Having to get any type of surgery, no matter how simple the procedure may seem, can be scary. The Covid-19 pandemic, with its new health risks and protocols to follow, makes it even more stressful for patients.
While the pandemic initially decreased the number of outpatient surgeries being performed, they are back to pre-pandemic levels, which had been on the rise even before then: In 1995, 13.4 million surgeries took place at hospital-owned centers and by 2018, there were 19.2 million.
It’s common to get an infection after having a procedure at a surgical center or hospital. That’s one of the reasons it’s important for patients to learn as much as possible to keep themselves safe before having a procedure done. With that in mind, HealthyWomen reached out to Dr. Dele Ogunseitan, a population health and disease prevention and public health professor at the University of California, to ask what questions people should ask their healthcare providers (HCPs) before having outpatient surgery.
“To some extent, every medical procedure has a personal dimension because we are all
individuals with unique characteristics,” Ogunseitan said in an email. “However, there are some fundamental practices that support the expertise of professionals, so that quality of care can be controlled. So, the most important thing is to pay close attention to the recommendations of healthcare providers in terms of how best to prepare for outpatient surgery.”
While each surgery is different, there are specific steps you can take to lower your risk of getting an infection, according to the Association for Professionals in Infection Control and Epidemiology. These include:
Surgical site infections (SSIs) — infections that develop at incision sites — are the most common infections that people develop after surgery. The risk, however, is relatively low: According to a 2014 study, only 3% of patients developed an SSI within 14 days and almost 5% developed one within 30 days of having outpatient surgery.
There are also other infections to be aware of, such as healthcare-associated infections, which are infections patients get in a healthcare setting and that may or may not be antibiotic-resistant.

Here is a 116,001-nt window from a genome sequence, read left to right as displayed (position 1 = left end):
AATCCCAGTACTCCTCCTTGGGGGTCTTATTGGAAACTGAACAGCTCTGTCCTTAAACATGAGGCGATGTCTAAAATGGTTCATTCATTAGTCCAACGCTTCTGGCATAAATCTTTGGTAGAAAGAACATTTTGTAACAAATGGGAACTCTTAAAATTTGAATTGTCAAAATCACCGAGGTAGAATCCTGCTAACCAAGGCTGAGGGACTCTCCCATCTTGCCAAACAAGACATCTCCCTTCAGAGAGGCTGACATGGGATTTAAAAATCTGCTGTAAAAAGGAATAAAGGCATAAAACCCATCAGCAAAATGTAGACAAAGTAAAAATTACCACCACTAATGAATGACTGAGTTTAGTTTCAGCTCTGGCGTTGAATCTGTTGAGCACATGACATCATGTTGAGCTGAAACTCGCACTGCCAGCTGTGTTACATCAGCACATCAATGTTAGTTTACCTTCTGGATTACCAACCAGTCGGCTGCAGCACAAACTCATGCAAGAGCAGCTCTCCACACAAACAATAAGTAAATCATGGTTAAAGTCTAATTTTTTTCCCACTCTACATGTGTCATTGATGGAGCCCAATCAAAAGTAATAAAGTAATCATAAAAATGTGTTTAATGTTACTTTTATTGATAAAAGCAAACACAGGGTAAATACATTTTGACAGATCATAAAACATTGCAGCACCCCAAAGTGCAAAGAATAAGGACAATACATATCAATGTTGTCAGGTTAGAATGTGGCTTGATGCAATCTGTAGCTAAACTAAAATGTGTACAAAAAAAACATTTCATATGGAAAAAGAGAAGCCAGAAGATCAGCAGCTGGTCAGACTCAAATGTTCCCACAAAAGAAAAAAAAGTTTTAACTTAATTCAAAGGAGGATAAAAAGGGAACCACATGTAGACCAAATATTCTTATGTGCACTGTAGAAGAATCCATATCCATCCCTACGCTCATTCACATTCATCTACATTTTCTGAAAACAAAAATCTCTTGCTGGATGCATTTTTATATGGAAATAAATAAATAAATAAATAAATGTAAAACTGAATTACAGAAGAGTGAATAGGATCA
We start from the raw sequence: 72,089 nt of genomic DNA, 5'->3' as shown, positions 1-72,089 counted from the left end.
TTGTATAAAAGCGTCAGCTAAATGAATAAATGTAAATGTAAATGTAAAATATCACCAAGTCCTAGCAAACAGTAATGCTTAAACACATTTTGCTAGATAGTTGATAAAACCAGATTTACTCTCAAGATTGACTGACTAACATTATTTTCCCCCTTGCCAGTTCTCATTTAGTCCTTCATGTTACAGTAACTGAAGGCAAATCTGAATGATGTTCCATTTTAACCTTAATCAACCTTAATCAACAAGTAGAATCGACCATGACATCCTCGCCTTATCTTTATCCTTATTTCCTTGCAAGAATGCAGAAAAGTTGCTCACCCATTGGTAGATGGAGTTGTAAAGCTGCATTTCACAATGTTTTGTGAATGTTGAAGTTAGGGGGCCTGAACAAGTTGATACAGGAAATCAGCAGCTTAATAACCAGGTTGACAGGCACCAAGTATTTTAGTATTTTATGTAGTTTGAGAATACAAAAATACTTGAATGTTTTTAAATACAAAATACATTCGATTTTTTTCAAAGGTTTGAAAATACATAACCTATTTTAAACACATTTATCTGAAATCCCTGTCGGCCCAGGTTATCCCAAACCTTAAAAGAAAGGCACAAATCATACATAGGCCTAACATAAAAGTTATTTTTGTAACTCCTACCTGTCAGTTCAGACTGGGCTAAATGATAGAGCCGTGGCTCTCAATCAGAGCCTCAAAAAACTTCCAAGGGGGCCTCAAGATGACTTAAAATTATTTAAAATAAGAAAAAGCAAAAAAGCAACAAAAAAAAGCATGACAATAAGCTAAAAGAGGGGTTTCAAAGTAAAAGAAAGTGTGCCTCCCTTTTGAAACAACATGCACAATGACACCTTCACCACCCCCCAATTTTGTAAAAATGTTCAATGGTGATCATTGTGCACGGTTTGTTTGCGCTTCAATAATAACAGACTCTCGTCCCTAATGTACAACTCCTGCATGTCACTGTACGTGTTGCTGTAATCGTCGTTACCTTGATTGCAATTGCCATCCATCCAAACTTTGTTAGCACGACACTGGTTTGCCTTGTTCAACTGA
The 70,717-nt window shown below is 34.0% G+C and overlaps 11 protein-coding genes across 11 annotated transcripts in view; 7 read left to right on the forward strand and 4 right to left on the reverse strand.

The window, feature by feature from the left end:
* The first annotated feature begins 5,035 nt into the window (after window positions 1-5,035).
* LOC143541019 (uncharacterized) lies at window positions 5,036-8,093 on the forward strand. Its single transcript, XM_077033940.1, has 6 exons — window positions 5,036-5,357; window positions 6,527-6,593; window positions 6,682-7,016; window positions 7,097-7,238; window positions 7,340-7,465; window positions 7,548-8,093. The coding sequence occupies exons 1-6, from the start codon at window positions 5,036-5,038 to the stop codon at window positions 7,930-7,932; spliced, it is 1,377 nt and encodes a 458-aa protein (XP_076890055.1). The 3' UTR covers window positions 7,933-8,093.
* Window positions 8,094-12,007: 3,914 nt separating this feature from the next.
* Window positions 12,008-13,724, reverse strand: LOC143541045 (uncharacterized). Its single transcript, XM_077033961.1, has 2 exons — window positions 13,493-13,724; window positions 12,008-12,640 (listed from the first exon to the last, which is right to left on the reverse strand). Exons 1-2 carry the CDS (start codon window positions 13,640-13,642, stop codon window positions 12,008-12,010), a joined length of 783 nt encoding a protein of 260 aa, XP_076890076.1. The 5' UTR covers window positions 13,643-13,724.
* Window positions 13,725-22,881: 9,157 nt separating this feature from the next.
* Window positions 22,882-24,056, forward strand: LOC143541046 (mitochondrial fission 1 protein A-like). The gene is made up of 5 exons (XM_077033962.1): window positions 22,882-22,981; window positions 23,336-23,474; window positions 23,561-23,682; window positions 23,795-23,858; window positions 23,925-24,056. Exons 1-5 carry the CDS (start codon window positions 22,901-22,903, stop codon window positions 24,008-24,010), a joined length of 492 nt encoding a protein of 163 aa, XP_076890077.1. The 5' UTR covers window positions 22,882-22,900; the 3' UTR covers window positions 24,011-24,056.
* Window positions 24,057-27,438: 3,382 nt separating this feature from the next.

Hospitals are aware of the risks of antibiotic-resistant healthcare-associated infections, Ogunseitan said. Healthcare providers should also be following the CDC’s best practices for handwashing, among other hygiene guidelines, which should reduce your chance of getting sick after your surgery.
You’re less likely to contract an infection during outpatient surgery than inpatient surgery, but the longer you stay in any healthcare facility, the greater risk you have of contracting an infection.
Be proactive. Don’t be afraid to ask anyone who enters your room, whether in a healthcare facility or while recovering back at home, to wash their hands. Also, be aware of the CDC’s best practices for patient safety:
An antimicrobial-resistant (AMR) infection is one that cannot be easily treated by drugs. HCPs are the only ones who can determine whether a post-surgery infection is indeed an AMR-related infection. Your HCP then should follow CDC guidelines for treating AMR infections.
One of the first signs of any infection is a fever. That can be followed by symptoms including:
If you have any of these symptoms, contact your HCP right away or go to the hospital.
Speak with your HCP about any concerns you have before leaving the healthcare facility. If you get home and feel unwell, call them.
Above all, if you feel yourself quickly getting worse, call 911 or ask a loved one to take you to the hospital.
“Some infections can progress very rapidly, and it is better to be cautious than to be sorry,” Ogunseitan said.
Before surgery ask your HCP:
In addition, follow all instructions provided by your HCP, including any special instructions about how to care for your surgical incision. Depending on the procedure, these could include:
Ogunseitan emphasized that it’s your responsibility to follow these instructions, but if you’re unclear about what to do or think you’ve made a mistake, talk to your HCP to get help as soon as possible.
This resource was created with support from Pfizer Inc.